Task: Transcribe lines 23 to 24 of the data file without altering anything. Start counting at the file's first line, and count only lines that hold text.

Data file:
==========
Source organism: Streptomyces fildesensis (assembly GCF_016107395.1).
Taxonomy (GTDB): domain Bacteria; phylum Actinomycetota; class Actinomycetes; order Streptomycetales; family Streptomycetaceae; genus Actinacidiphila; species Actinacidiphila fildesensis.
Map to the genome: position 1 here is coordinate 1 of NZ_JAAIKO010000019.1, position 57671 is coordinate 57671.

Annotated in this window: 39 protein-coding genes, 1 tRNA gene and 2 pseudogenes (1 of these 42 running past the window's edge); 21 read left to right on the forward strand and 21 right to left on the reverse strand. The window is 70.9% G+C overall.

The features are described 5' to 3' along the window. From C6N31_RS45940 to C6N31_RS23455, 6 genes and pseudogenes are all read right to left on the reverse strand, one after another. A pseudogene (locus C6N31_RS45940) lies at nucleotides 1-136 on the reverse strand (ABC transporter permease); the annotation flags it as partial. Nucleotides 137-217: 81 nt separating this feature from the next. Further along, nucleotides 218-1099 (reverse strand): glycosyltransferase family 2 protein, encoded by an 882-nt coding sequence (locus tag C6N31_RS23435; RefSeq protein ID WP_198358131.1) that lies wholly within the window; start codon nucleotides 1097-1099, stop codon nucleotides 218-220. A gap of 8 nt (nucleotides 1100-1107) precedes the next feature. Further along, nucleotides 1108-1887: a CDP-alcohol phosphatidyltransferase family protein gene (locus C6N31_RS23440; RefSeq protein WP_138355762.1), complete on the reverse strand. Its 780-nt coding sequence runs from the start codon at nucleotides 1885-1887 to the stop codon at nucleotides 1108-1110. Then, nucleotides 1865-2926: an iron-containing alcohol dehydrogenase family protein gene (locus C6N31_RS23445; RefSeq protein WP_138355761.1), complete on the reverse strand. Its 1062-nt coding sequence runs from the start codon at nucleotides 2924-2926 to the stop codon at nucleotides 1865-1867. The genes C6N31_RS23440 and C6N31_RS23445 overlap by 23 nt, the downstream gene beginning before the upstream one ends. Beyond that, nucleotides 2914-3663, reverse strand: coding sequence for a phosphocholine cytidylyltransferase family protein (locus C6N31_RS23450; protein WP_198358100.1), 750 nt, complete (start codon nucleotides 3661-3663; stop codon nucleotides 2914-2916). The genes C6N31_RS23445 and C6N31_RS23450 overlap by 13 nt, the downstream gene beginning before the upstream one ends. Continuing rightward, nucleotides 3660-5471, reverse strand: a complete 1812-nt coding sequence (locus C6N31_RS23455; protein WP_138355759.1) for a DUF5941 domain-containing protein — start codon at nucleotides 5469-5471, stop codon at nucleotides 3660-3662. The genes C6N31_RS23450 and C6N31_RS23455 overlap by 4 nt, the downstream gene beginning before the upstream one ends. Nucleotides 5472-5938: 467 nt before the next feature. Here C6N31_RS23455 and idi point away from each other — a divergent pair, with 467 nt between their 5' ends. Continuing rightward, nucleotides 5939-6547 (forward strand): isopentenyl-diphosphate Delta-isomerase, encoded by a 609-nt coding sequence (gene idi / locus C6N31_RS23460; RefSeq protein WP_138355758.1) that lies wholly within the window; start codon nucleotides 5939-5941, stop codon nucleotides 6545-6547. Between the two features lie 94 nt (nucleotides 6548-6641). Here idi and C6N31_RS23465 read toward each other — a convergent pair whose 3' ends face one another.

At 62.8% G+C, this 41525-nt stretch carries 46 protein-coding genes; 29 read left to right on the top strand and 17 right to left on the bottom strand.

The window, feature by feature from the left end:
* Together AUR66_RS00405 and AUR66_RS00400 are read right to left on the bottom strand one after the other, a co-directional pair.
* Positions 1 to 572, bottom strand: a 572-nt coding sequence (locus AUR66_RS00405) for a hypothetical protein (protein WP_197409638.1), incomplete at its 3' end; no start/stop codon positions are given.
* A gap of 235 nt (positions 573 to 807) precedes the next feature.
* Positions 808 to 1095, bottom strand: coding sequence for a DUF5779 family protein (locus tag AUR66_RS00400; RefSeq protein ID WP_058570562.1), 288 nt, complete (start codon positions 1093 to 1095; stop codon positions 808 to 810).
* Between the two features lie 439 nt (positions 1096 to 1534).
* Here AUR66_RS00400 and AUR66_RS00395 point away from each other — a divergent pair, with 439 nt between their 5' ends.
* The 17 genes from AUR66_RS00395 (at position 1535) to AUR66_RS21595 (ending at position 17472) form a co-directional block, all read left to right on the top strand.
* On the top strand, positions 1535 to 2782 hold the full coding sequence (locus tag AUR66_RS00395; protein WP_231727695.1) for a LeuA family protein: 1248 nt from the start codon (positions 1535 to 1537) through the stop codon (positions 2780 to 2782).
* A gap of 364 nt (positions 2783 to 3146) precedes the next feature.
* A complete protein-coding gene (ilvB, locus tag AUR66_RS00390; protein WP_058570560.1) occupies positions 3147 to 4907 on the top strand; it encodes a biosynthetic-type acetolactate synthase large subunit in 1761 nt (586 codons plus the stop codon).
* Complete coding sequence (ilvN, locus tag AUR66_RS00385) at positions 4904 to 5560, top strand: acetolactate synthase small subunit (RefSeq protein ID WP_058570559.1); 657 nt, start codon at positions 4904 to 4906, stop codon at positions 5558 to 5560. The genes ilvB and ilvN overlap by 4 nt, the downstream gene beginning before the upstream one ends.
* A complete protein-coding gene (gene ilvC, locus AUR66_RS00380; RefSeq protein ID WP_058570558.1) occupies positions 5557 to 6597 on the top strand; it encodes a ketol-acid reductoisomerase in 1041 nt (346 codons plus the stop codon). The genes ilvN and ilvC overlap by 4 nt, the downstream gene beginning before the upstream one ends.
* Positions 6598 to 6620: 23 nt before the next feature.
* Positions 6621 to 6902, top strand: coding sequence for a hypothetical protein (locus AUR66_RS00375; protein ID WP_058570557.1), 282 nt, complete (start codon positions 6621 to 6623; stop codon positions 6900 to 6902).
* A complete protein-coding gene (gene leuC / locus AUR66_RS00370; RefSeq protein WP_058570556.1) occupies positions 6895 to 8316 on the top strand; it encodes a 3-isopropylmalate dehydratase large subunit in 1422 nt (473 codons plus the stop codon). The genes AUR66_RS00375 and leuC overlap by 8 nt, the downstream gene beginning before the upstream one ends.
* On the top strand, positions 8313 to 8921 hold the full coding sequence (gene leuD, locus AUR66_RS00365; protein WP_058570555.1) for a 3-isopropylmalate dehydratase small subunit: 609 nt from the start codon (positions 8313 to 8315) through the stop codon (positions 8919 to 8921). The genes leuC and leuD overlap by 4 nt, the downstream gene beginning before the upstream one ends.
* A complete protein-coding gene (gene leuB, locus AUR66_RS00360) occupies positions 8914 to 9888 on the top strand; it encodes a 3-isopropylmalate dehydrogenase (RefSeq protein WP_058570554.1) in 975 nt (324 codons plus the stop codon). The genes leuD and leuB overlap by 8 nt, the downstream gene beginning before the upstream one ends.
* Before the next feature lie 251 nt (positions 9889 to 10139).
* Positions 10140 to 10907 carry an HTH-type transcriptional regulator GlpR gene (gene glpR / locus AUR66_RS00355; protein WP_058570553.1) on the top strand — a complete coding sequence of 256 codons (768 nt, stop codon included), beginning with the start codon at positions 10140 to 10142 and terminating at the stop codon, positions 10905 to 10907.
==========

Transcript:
* On the top strand, positions 8313 to 8921 hold the full coding sequence (gene leuD, locus AUR66_RS00365; protein WP_058570555.1) for a 3-isopropylmalate dehydratase small subunit: 609 nt from the start codon (positions 8313 to 8315) through the stop codon (positions 8919 to 8921). The genes leuC and leuD overlap by 4 nt, the downstream gene beginning before the upstream one ends.
* A complete protein-coding gene (gene leuB, locus AUR66_RS00360) occupies positions 8914 to 9888 on the top strand; it encodes a 3-isopropylmalate dehydrogenase (RefSeq protein WP_058570554.1) in 975 nt (324 codons plus the stop codon). The genes leuD and leuB overlap by 8 nt, the downstream gene beginning before the upstream one ends.